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Britain's central bank expresses concern about the UK economy

Britain's central bank expresses concern about the UK economy

Britain's economic outlook has changed dramatically because of the ongoing crisis in financial markets and growing global inflationary pressures, a Bank of England official said Tuesday.
"A year ago, the prospect was for a modest decrease in growth, consistent with inflation staying around target" in Britain, said Rachel Lomax, the central bank's deputy governor. "Now, inflation seems set to rise sharply in the near term. And our latest central projection is for output to grow at below trend rates over the next two years."
In her speech at the Institute of Economic Affairs, Lomax said North America and Western Europe have suffered financial and banking crises before, "but not on the present global scale." In fact, she said, "This must surely be the largest ever peacetime liquidity crisis."
That problem, triggered by the slump in the U.S. housing market, and soaring oil, food and metal prices on world markets, has left central banks in countries such as Britain struggling to develop their economic outlooks and policies at a time of "some major uncertainties," she said.
"As far as the U.K. economic outlook goes, our central judgment is that financial stress will act as a significant drag on demand over the next two years," she said. "But there is a high level of uncertainty about this; and, as we now see it, the risks, as they affect output, are tilted to the downside."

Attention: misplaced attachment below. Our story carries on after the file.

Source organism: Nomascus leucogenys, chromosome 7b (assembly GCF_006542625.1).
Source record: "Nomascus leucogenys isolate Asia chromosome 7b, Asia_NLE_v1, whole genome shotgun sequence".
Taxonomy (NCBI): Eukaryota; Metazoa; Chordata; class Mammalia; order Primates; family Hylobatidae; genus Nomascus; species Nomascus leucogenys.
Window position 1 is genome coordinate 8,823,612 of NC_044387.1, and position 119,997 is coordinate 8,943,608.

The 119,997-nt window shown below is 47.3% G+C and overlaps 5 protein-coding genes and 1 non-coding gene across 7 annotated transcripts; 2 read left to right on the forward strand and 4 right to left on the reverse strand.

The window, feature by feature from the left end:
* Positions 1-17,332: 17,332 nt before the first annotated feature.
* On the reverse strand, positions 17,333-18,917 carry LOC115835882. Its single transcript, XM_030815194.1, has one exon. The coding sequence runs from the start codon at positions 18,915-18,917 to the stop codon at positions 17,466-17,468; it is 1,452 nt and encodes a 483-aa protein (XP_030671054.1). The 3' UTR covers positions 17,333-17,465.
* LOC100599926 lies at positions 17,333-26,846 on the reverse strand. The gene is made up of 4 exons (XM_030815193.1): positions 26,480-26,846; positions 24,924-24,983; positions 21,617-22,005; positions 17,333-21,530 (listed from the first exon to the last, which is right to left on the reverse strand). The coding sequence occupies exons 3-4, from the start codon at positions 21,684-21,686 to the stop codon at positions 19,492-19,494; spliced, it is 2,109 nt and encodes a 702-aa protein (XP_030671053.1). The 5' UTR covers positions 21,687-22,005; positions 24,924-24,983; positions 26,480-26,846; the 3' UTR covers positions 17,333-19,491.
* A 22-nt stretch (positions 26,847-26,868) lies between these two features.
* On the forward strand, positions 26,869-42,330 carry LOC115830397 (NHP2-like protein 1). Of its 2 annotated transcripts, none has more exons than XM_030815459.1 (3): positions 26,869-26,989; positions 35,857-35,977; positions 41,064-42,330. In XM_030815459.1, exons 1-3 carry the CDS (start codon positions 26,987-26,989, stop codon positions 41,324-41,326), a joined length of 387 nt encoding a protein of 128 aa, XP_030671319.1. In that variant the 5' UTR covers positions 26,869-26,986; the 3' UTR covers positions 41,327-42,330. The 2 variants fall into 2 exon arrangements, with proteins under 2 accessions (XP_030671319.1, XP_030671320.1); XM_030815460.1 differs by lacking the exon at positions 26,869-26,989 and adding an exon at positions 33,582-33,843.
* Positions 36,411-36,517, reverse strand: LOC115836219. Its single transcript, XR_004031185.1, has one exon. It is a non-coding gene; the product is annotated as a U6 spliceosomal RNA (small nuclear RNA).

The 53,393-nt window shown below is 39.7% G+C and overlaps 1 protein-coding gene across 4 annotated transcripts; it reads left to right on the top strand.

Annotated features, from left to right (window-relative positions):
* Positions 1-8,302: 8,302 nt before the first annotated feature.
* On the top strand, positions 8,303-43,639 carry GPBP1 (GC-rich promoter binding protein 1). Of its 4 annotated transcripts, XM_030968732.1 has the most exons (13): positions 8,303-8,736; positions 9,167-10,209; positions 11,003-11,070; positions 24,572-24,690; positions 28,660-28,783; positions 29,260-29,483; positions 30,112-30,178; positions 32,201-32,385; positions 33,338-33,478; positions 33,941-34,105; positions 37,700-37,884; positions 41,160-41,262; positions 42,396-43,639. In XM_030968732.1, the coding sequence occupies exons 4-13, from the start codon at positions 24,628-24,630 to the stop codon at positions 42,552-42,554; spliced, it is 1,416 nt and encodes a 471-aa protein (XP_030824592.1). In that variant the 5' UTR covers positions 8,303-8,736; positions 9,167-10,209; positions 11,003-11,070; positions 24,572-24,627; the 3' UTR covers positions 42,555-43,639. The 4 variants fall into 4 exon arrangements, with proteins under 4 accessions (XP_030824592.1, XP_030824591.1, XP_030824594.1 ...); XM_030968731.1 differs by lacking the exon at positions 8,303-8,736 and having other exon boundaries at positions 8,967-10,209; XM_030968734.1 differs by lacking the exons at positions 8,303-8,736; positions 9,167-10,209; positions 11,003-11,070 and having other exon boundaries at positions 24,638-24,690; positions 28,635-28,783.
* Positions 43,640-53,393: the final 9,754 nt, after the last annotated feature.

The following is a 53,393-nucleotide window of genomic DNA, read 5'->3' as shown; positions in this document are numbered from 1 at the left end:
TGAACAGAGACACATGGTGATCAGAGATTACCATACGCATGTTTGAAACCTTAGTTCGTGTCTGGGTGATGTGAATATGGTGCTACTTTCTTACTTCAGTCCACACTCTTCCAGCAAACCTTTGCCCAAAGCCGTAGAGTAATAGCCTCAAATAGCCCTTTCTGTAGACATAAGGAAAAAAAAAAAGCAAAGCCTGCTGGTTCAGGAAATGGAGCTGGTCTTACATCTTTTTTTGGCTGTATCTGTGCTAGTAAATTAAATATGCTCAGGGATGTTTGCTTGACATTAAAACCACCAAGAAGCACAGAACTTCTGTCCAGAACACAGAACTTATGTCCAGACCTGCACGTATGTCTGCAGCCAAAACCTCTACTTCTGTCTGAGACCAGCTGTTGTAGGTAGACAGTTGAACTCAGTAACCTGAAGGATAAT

The Bank of England cut official interest rates by a quarter of a percentage point to 5.25 percent in February, the second cut in three months, as it attempted to shore up confidence in Britain's slowing economy.
However, inflation is currently running at 2.2 percent, already above the government's 2 percent target, and further cuts in interest rates to boost economic growth could have the effect of increasing inflation.
Soaring energy bills and record gasoline prices threaten to see inflation, measured using the Consumer Prices Index, rise sharply.
Lomax said the outlook for Britain's economy has changed dramatically in the past year because "we are seeing some powerful global forces playing out, in financial markets, in commodity markets, and in the world's largest economies. Their impact on the UK is highly uncertain."
She said the central bank's Monetary Policy Committee will have to keep responding to two serious risks: that demand will slow too sharply and that there will be a temporary shock to inflation that will prove persistent.
Earlier Tuesday, in a speech at the Euromoney Bond Congress, Britain Treasury chief Alistair Darling warned that the global economy is facing its biggest test in more than a decade amid mounting fears of a U.S. recession.
He said Britain is facing "uncertain times," but he predicted that its resilient economy will help weather the storm.
"Here in the U.K., our economy remains strong and stable," Darling said, adding that it was the fastest growing one in Group of Seven industrialized countries last year.
"But these are uncertain times. We do not yet know the full extent of the slowdown affecting the United States," he said.


Updated : 2021-08-04 10:23 GMT+08:00